This is a column, a blog post (below), that I wrote on Election Day in November 2014 about Steve Marino, the lobbyist and state House candidate who was exposed this week for bragging about paying off big bar tabs for legislators. Marino, a Harrison Township Republican who serves as a Macomb County commissioner, was also caught on tape claiming that he has run a scam to avoid paying the full amount of property taxes on his home.

In response to a Detroit Free Press story about the tapes, Marino, 27, essentially said that he had made it all up. He was telling tall tales about the Lansing lifestyle. As the Eclectablog website put it, the tape recordings, secretly made by a Democratic operative at a gathering of the commissioner’s constituents, show that Marino is either “a sleazy lobbyist, a tax cheat, or an unmitigated liar. Or maybe all of the above.”

Another label would be Sergeant-At-Arms. After winning election in 2014, Marino — though he had no experience in government — was elected by the Board of Commissioners in January 2015 as their Sergeant-At-Arms. That’s the guy who is supposed to keep everything orderly and proper during meetings of the Board of Commissioners. Steve Marino – enforcer of integrity in Macomb County government.

This piece from Nov. 4, 2014, shows the strange and shameless path that Marino followed on his way to winning office:


GOP candidate brings foe’s dead wife into campaign mix

Steve Marino, a 25-year-old first-time candidate who showed minimal interest in politics prior to 2014, has waded into dark territory by emphasizing the personal bankruptcy suffered by his opponent on today’s ballot — incumbent Democratic county Commissioner Mike Boyle of St. Clair Shores.
When a Macomb Daily story about the county commissioner races published last week did not mention Boyle’s bankruptcy, Marino, a Harrison Township Republican, called the newspaper (more than once) to complain and tried to get his supporters to do the same.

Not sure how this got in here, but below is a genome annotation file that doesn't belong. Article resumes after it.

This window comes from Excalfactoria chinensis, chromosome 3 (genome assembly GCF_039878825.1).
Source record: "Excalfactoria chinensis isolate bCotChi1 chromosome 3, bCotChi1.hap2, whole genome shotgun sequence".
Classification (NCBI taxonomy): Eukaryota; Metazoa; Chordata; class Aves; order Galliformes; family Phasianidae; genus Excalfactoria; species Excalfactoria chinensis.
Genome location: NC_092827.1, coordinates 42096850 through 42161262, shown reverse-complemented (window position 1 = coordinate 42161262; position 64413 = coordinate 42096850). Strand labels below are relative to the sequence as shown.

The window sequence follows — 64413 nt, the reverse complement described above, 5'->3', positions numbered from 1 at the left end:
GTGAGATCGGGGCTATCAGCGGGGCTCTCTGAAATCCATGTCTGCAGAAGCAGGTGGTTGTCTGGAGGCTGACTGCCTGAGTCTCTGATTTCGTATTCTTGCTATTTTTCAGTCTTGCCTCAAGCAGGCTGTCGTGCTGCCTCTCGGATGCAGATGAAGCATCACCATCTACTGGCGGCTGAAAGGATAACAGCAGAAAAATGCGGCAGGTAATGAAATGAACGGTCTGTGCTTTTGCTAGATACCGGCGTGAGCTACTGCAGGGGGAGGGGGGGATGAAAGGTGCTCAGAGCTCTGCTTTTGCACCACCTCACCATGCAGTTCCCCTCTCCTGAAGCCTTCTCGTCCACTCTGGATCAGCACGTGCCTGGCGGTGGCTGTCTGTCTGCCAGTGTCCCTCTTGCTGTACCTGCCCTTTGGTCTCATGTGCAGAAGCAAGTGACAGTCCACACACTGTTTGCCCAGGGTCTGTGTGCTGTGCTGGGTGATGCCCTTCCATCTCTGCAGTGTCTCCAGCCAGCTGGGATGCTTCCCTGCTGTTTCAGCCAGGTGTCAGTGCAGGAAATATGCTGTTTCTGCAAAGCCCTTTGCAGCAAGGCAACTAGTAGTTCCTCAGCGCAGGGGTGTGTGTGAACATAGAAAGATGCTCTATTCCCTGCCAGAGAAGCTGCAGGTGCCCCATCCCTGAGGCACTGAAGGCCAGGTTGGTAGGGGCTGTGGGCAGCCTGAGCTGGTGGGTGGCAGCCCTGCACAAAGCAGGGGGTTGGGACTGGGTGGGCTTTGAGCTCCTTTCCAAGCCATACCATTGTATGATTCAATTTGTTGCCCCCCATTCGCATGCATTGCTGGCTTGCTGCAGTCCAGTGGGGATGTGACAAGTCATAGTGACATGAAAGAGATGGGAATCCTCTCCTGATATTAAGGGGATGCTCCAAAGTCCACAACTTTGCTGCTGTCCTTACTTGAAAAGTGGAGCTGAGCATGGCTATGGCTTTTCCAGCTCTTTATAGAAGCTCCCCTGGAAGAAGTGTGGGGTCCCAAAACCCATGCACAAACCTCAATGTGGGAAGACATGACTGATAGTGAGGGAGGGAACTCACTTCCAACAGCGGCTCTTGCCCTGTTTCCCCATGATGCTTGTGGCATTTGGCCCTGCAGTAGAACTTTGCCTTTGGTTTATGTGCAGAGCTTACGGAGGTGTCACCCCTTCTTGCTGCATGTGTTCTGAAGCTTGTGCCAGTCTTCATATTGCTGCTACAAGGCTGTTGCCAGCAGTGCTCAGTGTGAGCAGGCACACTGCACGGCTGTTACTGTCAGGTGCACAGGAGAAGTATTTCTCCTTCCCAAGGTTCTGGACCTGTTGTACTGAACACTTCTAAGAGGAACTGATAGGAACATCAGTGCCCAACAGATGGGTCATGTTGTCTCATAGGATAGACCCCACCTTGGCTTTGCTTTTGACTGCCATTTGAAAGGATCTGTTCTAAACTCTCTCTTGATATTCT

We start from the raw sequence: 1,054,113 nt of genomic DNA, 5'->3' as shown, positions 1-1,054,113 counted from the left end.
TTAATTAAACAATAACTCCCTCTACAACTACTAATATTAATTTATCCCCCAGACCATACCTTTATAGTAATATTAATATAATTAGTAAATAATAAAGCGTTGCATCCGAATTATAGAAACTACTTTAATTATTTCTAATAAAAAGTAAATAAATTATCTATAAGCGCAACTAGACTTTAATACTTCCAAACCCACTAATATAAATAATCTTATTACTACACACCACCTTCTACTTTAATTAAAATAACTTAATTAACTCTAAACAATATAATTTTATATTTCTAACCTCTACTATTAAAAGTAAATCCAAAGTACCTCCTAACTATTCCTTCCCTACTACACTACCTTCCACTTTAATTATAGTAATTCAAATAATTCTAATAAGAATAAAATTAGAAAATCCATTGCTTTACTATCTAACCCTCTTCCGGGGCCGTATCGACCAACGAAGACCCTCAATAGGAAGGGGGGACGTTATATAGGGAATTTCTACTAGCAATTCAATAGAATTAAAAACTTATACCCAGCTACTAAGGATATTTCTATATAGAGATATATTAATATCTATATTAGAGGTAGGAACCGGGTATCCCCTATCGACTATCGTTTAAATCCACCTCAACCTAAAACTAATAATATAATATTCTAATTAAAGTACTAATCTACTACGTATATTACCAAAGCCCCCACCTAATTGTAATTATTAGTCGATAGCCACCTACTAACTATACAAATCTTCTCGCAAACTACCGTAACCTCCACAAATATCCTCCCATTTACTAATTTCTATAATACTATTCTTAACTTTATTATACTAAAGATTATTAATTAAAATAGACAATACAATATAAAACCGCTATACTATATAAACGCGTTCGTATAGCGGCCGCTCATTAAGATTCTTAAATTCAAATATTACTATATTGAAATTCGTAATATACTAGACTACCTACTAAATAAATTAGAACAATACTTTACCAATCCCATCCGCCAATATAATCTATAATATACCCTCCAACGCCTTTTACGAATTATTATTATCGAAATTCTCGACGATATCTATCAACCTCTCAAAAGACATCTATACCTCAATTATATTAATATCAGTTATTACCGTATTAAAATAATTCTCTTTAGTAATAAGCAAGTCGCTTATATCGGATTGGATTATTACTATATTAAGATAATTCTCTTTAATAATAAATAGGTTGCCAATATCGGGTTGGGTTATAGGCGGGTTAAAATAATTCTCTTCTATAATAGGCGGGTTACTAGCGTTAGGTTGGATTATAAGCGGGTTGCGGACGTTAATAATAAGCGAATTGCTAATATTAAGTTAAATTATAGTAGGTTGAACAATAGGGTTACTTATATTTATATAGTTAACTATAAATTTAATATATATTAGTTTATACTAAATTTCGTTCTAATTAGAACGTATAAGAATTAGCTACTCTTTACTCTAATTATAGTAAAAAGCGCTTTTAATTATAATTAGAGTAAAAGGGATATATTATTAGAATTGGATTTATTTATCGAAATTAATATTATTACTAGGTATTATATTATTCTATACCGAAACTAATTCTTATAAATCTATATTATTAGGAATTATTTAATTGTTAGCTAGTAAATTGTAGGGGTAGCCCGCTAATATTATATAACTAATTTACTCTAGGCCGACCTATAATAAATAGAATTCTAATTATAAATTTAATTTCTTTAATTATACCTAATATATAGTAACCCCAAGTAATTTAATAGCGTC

What Marino doesn’t mention is that Boyle’s bankruptcy, which occurred nearly a decade ago, came after his wife died suddenly of a heart attack.
According to Democratic sources, Boyle, a bus mechanic, was stuck with a pile of medical bills and debts related to his wife’s suddenly shuttered small business.
Marino seems to think this is all fair game in the political arena.

This rookie politician is one of those odd ducks who runs for office for, well, God knows what reason.
Since he first became a registered voter in 2008, Marino has cast a ballot in just three of 13 elections – a 23 percent turnout rate.
Among the elections he missed was the August primary and November general election during the presidential year of 2008; the November 2009 vote on the Macomb County charter; the August and November elections of 2010; and the presidential primary election of 2012.
The candidate explained that he was away, at Michigan State University earning a couple of degrees, from 2007-12. Apparently, he has never heard of an absentee ballot.

Though he obviously gave little thought to politics in the past, the young challenger is now all in. He has outspent the incumbent by a massive margin, $48,000 to $3,700, with nearly $44,000 in his war chest consisting of his “own” money.
Marino apparently lives with his parents and runs a one-man business out of their home as a campaign finance consultant.
Yet, his own campaign made a very basic error a couple of weeks ago by filing his latest campaign finance report five days late. He was assessed a $75 fine by the county.
Marino blames the blunder on the post office. His election camp complains that Boyle, a former St. Clair Shores city councilman, also has a trail of filing errors. But those consist of minor mistakes on the commissioner’s finance documents.
Here’s the key fact surrounding Marino’s inability to follow the rules: His specialty as a consultant is aiding political candidates with filing their campaign’s financial paperwork.

Marino is certainly a candidate with a certain number of strikes against him. But there’s more.
How did he win the GOP nomination in the 10th District (Harrison Township and a portion of St. Clair Shores)? Well, his opponent in the August primary died prior to the election.
In fact, the other Republican candidate passed away in June — in time for county officials to keep his name off the ballot.
That was probably good news for Marino. Otherwise, he might have lost to the dead guy.